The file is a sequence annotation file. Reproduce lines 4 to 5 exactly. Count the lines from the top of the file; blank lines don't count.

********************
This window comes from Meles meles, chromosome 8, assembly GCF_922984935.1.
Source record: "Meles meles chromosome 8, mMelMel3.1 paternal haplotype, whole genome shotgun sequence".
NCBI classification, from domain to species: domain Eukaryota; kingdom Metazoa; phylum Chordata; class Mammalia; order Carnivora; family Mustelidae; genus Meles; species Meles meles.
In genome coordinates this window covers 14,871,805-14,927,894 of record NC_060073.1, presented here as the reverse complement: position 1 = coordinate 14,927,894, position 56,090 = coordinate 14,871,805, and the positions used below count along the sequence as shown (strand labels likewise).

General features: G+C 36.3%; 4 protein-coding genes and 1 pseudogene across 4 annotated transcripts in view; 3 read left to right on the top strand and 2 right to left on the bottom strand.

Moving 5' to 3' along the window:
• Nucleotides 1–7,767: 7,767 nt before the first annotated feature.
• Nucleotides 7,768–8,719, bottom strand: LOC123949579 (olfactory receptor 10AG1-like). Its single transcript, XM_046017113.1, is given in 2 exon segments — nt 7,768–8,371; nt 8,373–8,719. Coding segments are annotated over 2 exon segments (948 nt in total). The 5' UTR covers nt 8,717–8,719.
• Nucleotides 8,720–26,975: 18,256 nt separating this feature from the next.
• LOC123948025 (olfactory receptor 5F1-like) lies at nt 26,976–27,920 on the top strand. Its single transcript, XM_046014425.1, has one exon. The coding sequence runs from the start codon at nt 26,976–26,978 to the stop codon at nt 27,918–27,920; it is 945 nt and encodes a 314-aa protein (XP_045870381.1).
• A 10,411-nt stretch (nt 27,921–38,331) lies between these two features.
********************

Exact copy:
In genome coordinates this window covers 14,871,805-14,927,894 of record NC_060073.1, presented here as the reverse complement: position 1 = coordinate 14,927,894, position 56,090 = coordinate 14,871,805, and the positions used below count along the sequence as shown (strand labels likewise).

General features: G+C 36.3%; 4 protein-coding genes and 1 pseudogene across 4 annotated transcripts in view; 3 read left to right on the top strand and 2 right to left on the bottom strand.